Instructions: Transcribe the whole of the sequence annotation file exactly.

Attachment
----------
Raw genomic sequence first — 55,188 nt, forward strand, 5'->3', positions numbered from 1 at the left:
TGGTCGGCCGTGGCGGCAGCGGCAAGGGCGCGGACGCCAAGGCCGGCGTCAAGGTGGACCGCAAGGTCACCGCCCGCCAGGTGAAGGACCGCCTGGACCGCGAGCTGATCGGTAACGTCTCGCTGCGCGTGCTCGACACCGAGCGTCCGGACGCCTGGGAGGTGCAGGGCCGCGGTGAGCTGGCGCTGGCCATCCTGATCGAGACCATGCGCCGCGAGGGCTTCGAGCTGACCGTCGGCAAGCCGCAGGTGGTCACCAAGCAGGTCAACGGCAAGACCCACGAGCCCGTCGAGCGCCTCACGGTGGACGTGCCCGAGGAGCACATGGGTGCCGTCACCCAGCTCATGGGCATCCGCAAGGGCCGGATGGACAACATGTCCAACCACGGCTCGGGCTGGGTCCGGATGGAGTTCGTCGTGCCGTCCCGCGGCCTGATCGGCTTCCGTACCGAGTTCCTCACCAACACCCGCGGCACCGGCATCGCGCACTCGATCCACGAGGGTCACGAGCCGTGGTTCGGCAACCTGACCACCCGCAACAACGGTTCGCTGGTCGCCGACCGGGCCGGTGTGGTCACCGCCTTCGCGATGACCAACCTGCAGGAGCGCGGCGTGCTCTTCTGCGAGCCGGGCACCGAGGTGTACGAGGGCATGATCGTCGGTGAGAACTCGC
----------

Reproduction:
Raw genomic sequence first — 55,188 nt, forward strand, 5'->3', positions numbered from 1 at the left:
TGGTCGGCCGTGGCGGCAGCGGCAAGGGCGCGGACGCCAAGGCCGGCGTCAAGGTGGACCGCAAGGTCACCGCCCGCCAGGTGAAGGACCGCCTGGACCGCGAGCTGATCGGTAACGTCTCGCTGCGCGTGCTCGACACCGAGCGTCCGGACGCCTGGGAGGTGCAGGGCCGCGGTGAGCTGGCGCTGGCCATCCTGATCGAGACCATGCGCCGCGAGGGCTTCGAGCTGACCGTCGGCAAGCCGCAGGTGGTCACCAAGCAGGTCAACGGCAAGACCCACGAGCCCGTCGAGCGCCTCACGGTGGACGTGCCCGAGGAGCACATGGGTGCCGTCACCCAGCTCATGGGCATCCGCAAGGGCCGGATGGACAACATGTCCAACCACGGCTCGGGCTGGGTCCGGATGGAGTTCGTCGTGCCGTCCCGCGGCCTGATCGGCTTCCGTACCGAGTTCCTCACCAACACCCGCGGCACCGGCATCGCGCACTCGATCCACGAGGGTCACGAGCCGTGGTTCGGCAACCTGACCACCCGCAACAACGGTTCGCTGGTCGCCGACCGGGCCGGTGTGGTCACCGCCTTCGCGATGACCAACCTGCAGGAGCGCGGCGTGCTCTTCTGCGAGCCGGGCACCGAGGTGTACGAGGGCATGATCGTCGGTGAGAACTCGC